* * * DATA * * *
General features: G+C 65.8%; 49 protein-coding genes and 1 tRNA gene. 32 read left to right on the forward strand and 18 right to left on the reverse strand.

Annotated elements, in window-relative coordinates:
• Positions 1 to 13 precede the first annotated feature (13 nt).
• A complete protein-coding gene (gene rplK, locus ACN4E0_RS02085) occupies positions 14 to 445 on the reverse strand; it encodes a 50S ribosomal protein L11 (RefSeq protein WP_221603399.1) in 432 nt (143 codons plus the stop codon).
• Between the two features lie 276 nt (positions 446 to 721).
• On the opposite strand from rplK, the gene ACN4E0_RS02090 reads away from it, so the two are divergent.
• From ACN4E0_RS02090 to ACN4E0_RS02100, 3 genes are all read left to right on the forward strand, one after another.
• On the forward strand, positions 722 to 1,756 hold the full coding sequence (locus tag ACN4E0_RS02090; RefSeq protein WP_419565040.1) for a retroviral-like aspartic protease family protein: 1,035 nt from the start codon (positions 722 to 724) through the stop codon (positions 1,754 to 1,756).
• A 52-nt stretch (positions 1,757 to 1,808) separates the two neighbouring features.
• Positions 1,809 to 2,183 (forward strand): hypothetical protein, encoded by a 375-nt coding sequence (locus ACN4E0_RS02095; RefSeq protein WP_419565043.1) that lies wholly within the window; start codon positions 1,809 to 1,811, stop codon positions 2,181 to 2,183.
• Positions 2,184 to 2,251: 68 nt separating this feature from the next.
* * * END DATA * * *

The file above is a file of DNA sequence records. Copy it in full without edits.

General features: G+C 65.8%; 49 protein-coding genes and 1 tRNA gene. 32 read left to right on the forward strand and 18 right to left on the reverse strand.

Annotated elements, in window-relative coordinates:
• Positions 1 to 13 precede the first annotated feature (13 nt).
• A complete protein-coding gene (gene rplK, locus ACN4E0_RS02085) occupies positions 14 to 445 on the reverse strand; it encodes a 50S ribosomal protein L11 (RefSeq protein WP_221603399.1) in 432 nt (143 codons plus the stop codon).
• Between the two features lie 276 nt (positions 446 to 721).
• On the opposite strand from rplK, the gene ACN4E0_RS02090 reads away from it, so the two are divergent.
• From ACN4E0_RS02090 to ACN4E0_RS02100, 3 genes are all read left to right on the forward strand, one after another.
• On the forward strand, positions 722 to 1,756 hold the full coding sequence (locus tag ACN4E0_RS02090; RefSeq protein WP_419565040.1) for a retroviral-like aspartic protease family protein: 1,035 nt from the start codon (positions 722 to 724) through the stop codon (positions 1,754 to 1,756).
• A 52-nt stretch (positions 1,757 to 1,808) separates the two neighbouring features.
• Positions 1,809 to 2,183 (forward strand): hypothetical protein, encoded by a 375-nt coding sequence (locus ACN4E0_RS02095; RefSeq protein WP_419565043.1) that lies wholly within the window; start codon positions 1,809 to 1,811, stop codon positions 2,181 to 2,183.
• Positions 2,184 to 2,251: 68 nt separating this feature from the next.